Laura (apenandzen) Alisa wrote: "I agree, and also think we are seeing his intellectual curiosity really blossom in his early college years. He seemed engaged in his high school advanced courses - calculus, who enjoys that? - and..."

I was so impressed by this. Also interesting that the problem his classmate defended shored up in him a reason not to go any further with mathematics. That might have made me make the opposite choice, I thought that was pretty keen of him!


Laura (apenandzen) Bentley wrote: "For sure and then he married a strong woman too."

And if he weren't already used to being bossed around by women...hehe. I think sometimes men pick their mothers and women pick their fathers when spouse hunting. In terms of choosing a strong woman, looks like Clinton did as well.


message 28: by Laura (last edited Jul 24, 2011 10:36AM) (new) - rated it 4 stars

Laura (apenandzen) I just wanted to quote a few lines I found interesting. From early in Chapter 10, p.84:

Psychologically, we're all a complex mixture of hopes and fears. Each day we wake up with the scales tipping a bit one way or the other. If they go too far toward hopefulness, we can become naive and unrealistic. If the scales tilt too far the other way, we can get consumed by paranoia and hatred. In the South, the dark side of the scales has always been the bigger problem.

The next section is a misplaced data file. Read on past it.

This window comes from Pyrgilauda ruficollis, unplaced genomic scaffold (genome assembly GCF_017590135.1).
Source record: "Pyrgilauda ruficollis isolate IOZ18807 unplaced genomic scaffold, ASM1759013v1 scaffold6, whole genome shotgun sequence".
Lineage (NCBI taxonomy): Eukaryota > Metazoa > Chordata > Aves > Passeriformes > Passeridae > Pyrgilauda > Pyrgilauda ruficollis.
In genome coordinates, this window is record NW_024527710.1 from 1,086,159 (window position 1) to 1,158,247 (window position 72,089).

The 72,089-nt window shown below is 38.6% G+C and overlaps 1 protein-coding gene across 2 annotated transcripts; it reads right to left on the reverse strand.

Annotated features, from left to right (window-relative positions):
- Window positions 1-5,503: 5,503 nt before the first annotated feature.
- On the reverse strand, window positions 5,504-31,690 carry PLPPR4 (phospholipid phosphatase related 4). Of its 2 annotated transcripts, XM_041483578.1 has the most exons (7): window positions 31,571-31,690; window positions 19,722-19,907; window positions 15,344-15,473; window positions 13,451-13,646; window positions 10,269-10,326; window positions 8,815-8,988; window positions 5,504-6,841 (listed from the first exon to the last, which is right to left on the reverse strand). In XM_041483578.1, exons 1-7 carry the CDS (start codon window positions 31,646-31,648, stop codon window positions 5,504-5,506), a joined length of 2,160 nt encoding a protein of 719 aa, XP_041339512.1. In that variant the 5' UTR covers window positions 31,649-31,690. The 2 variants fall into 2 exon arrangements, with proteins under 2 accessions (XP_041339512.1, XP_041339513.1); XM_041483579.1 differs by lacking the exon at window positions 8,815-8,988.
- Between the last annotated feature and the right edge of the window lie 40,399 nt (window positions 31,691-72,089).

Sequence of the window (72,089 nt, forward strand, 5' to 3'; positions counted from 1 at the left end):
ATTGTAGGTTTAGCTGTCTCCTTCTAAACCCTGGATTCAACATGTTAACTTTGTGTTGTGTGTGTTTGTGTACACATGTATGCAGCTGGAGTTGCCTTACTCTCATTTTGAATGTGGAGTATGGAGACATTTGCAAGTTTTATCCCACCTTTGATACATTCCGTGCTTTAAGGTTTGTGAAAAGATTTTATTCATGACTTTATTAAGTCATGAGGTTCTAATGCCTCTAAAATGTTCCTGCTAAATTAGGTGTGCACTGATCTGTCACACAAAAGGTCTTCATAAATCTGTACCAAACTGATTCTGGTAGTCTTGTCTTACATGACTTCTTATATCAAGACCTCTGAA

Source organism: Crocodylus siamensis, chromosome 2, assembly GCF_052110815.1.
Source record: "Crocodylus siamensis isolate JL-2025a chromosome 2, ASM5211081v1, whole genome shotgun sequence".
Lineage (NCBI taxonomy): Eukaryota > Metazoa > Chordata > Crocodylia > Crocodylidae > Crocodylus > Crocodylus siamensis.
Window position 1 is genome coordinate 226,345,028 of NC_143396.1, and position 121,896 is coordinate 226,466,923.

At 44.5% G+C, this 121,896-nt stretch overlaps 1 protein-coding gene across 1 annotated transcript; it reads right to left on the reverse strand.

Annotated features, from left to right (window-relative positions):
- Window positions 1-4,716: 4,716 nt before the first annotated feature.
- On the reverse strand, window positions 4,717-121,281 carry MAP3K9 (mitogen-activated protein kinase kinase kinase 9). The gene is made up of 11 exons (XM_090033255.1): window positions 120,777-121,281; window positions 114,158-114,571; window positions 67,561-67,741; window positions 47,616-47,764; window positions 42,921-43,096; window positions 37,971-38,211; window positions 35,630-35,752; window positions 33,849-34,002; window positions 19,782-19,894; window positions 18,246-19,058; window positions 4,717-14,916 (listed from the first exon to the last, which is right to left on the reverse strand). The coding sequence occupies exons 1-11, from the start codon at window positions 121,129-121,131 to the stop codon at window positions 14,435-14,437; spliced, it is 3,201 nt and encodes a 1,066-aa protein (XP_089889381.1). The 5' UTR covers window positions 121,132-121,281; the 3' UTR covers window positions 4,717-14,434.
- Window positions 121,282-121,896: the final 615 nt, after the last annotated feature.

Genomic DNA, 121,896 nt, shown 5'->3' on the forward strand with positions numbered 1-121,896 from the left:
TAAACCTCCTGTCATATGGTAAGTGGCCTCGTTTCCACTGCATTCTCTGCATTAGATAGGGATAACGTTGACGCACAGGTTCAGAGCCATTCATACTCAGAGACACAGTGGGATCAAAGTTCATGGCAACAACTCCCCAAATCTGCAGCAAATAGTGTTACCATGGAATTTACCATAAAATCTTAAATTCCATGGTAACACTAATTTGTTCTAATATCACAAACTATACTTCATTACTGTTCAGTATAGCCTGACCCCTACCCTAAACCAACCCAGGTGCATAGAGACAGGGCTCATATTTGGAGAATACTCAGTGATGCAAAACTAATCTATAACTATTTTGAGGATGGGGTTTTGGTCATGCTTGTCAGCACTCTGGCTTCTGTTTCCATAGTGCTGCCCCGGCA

I thought that quote was very telling, and interesting how it still applies today - not necessarily the part about the South, but how some like to stir up hatred to bolster their own political agenda.

And more from that same line of thinking on p. 87:

The perennial political divide, Us versus Them. It was mean, ugly, and ultimately self-defeating for the people who bought it, but as we still see, when people feel discontented and insecure it often works.

Boy does it work, and we see that still.


message 29: by Laura (last edited Jul 24, 2011 10:40AM) (new) - rated it 4 stars

Laura (apenandzen) These few are all from Chapter Eleven, beginning on p. 103 - the first two about the Vietnam War:

When there is no understanding, respect, or trust, any compromise, much less an admission of error, is seen as weakness and disloyalty, a sure recipe for defeat.

and further down, same page:

But hardheadedness has its own perils. In politics, when you find yourself in a hole, the first rule is to quit digging; if you're blind to the possibility of error or determined not to admit it, you just look for a bigger shovel.


Laura (apenandzen) And from the end of Chapter Eleven, p. 105, a poignant comment re: Roger Clinton's life: